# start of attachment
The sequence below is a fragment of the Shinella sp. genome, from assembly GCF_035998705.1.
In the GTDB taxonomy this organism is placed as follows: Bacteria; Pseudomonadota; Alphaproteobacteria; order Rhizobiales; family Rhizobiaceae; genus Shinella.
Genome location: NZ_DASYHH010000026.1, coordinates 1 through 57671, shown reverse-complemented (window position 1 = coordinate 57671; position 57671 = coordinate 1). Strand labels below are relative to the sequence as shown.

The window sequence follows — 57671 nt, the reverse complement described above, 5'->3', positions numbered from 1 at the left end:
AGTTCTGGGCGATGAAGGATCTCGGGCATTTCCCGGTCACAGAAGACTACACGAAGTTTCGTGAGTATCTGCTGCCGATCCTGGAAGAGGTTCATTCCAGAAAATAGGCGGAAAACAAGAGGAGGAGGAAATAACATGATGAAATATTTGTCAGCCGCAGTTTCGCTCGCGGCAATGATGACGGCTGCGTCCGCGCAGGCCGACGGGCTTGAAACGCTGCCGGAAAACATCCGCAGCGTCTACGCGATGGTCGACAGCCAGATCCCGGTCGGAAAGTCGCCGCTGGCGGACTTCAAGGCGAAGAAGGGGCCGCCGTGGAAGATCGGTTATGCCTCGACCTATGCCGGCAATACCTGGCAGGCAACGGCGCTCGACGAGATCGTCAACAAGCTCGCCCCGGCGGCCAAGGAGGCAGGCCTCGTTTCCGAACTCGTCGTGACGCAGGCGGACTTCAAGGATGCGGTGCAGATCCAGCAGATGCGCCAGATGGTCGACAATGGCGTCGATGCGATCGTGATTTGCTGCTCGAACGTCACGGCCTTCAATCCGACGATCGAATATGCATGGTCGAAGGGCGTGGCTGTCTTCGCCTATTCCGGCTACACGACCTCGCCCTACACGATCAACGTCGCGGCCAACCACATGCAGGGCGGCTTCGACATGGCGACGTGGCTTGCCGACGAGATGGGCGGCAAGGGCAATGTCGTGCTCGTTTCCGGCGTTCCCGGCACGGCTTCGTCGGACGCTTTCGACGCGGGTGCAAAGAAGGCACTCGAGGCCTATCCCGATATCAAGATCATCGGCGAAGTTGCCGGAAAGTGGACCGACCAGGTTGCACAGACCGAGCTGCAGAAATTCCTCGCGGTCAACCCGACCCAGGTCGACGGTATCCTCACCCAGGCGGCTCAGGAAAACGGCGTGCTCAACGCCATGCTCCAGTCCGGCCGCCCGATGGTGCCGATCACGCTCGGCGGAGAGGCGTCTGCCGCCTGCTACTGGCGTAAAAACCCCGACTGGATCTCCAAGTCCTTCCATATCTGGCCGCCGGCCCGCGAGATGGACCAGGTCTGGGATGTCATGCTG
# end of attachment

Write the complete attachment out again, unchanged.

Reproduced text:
The sequence below is a fragment of the Shinella sp. genome, from assembly GCF_035998705.1.
In the GTDB taxonomy this organism is placed as follows: Bacteria; Pseudomonadota; Alphaproteobacteria; order Rhizobiales; family Rhizobiaceae; genus Shinella.
Genome location: NZ_DASYHH010000026.1, coordinates 1 through 57671, shown reverse-complemented (window position 1 = coordinate 57671; position 57671 = coordinate 1). Strand labels below are relative to the sequence as shown.

The window sequence follows — 57671 nt, the reverse complement described above, 5'->3', positions numbered from 1 at the left end:
AGTTCTGGGCGATGAAGGATCTCGGGCATTTCCCGGTCACAGAAGACTACACGAAGTTTCGTGAGTATCTGCTGCCGATCCTGGAAGAGGTTCATTCCAGAAAATAGGCGGAAAACAAGAGGAGGAGGAAATAACATGATGAAATATTTGTCAGCCGCAGTTTCGCTCGCGGCAATGATGACGGCTGCGTCCGCGCAGGCCGACGGGCTTGAAACGCTGCCGGAAAACATCCGCAGCGTCTACGCGATGGTCGACAGCCAGATCCCGGTCGGAAAGTCGCCGCTGGCGGACTTCAAGGCGAAGAAGGGGCCGCCGTGGAAGATCGGTTATGCCTCGACCTATGCCGGCAATACCTGGCAGGCAACGGCGCTCGACGAGATCGTCAACAAGCTCGCCCCGGCGGCCAAGGAGGCAGGCCTCGTTTCCGAACTCGTCGTGACGCAGGCGGACTTCAAGGATGCGGTGCAGATCCAGCAGATGCGCCAGATGGTCGACAATGGCGTCGATGCGATCGTGATTTGCTGCTCGAACGTCACGGCCTTCAATCCGACGATCGAATATGCATGGTCGAAGGGCGTGGCTGTCTTCGCCTATTCCGGCTACACGACCTCGCCCTACACGATCAACGTCGCGGCCAACCACATGCAGGGCGGCTTCGACATGGCGACGTGGCTTGCCGACGAGATGGGCGGCAAGGGCAATGTCGTGCTCGTTTCCGGCGTTCCCGGCACGGCTTCGTCGGACGCTTTCGACGCGGGTGCAAAGAAGGCACTCGAGGCCTATCCCGATATCAAGATCATCGGCGAAGTTGCCGGAAAGTGGACCGACCAGGTTGCACAGACCGAGCTGCAGAAATTCCTCGCGGTCAACCCGACCCAGGTCGACGGTATCCTCACCCAGGCGGCTCAGGAAAACGGCGTGCTCAACGCCATGCTCCAGTCCGGCCGCCCGATGGTGCCGATCACGCTCGGCGGAGAGGCGTCTGCCGCCTGCTACTGGCGTAAAAACCCCGACTGGATCTCCAAGTCCTTCCATATCTGGCCGCCGGCCCGCGAGATGGACCAGGTCTGGGATGTCATGCTG